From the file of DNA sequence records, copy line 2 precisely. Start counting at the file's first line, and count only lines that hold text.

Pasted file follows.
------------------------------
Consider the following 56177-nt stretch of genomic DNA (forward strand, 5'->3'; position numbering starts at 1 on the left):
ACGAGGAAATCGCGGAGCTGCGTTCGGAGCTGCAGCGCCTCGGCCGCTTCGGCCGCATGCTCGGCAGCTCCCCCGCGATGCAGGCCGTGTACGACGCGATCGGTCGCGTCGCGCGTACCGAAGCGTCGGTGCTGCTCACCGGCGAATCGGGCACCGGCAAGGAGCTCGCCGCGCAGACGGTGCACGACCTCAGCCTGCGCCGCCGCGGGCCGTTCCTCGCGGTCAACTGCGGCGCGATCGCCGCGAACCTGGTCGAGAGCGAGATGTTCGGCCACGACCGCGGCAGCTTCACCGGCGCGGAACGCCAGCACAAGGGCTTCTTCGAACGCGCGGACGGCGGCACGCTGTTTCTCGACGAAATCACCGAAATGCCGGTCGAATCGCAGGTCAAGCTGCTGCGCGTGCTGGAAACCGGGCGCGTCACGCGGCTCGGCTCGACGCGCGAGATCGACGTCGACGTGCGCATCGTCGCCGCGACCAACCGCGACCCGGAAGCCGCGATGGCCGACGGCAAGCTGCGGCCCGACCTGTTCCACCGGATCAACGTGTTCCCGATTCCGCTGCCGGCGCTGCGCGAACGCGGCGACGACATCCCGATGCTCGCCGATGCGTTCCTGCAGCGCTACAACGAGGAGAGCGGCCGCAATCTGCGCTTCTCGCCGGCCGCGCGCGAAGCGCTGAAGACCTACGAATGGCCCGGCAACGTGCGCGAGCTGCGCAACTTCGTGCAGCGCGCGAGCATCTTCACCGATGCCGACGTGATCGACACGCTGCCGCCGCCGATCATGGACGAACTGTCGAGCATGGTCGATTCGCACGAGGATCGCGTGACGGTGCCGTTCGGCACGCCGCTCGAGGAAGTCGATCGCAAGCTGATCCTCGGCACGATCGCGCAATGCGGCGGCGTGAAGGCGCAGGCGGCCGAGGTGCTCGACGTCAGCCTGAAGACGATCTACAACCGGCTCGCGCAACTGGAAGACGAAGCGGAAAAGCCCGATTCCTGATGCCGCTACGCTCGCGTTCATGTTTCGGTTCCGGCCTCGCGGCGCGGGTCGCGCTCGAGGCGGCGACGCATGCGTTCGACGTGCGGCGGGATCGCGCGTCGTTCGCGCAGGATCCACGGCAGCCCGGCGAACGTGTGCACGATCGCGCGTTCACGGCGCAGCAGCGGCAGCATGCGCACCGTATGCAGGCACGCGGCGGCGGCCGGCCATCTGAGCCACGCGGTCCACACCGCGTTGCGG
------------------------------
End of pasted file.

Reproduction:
ACGAGGAAATCGCGGAGCTGCGTTCGGAGCTGCAGCGCCTCGGCCGCTTCGGCCGCATGCTCGGCAGCTCCCCCGCGATGCAGGCCGTGTACGACGCGATCGGTCGCGTCGCGCGTACCGAAGCGTCGGTGCTGCTCACCGGCGAATCGGGCACCGGCAAGGAGCTCGCCGCGCAGACGGTGCACGACCTCAGCCTGCGCCGCCGCGGGCCGTTCCTCGCGGTCAACTGCGGCGCGATCGCCGCGAACCTGGTCGAGAGCGAGATGTTCGGCCACGACCGCGGCAGCTTCACCGGCGCGGAACGCCAGCACAAGGGCTTCTTCGAACGCGCGGACGGCGGCACGCTGTTTCTCGACGAAATCACCGAAATGCCGGTCGAATCGCAGGTCAAGCTGCTGCGCGTGCTGGAAACCGGGCGCGTCACGCGGCTCGGCTCGACGCGCGAGATCGACGTCGACGTGCGCATCGTCGCCGCGACCAACCGCGACCCGGAAGCCGCGATGGCCGACGGCAAGCTGCGGCCCGACCTGTTCCACCGGATCAACGTGTTCCCGATTCCGCTGCCGGCGCTGCGCGAACGCGGCGACGACATCCCGATGCTCGCCGATGCGTTCCTGCAGCGCTACAACGAGGAGAGCGGCCGCAATCTGCGCTTCTCGCCGGCCGCGCGCGAAGCGCTGAAGACCTACGAATGGCCCGGCAACGTGCGCGAGCTGCGCAACTTCGTGCAGCGCGCGAGCATCTTCACCGATGCCGACGTGATCGACACGCTGCCGCCGCCGATCATGGACGAACTGTCGAGCATGGTCGATTCGCACGAGGATCGCGTGACGGTGCCGTTCGGCACGCCGCTCGAGGAAGTCGATCGCAAGCTGATCCTCGGCACGATCGCGCAATGCGGCGGCGTGAAGGCGCAGGCGGCCGAGGTGCTCGACGTCAGCCTGAAGACGATCTACAACCGGCTCGCGCAACTGGAAGACGAAGCGGAAAAGCCCGATTCCTGATGCCGCTACGCTCGCGTTCATGTTTCGGTTCCGGCCTCGCGGCGCGGGTCGCGCTCGAGGCGGCGACGCATGCGTTCGACGTGCGGCGGGATCGCGCGTCGTTCGCGCAGGATCCACGGCAGCCCGGCGAACGTGTGCACGATCGCGCGTTCACGGCGCAGCAGCGGCAGCATGCGCACCGTATGCAGGCACGCGGCGGCGGCCGGCCATCTGAGCCACGCGGTCCACACCGCGTTGCGG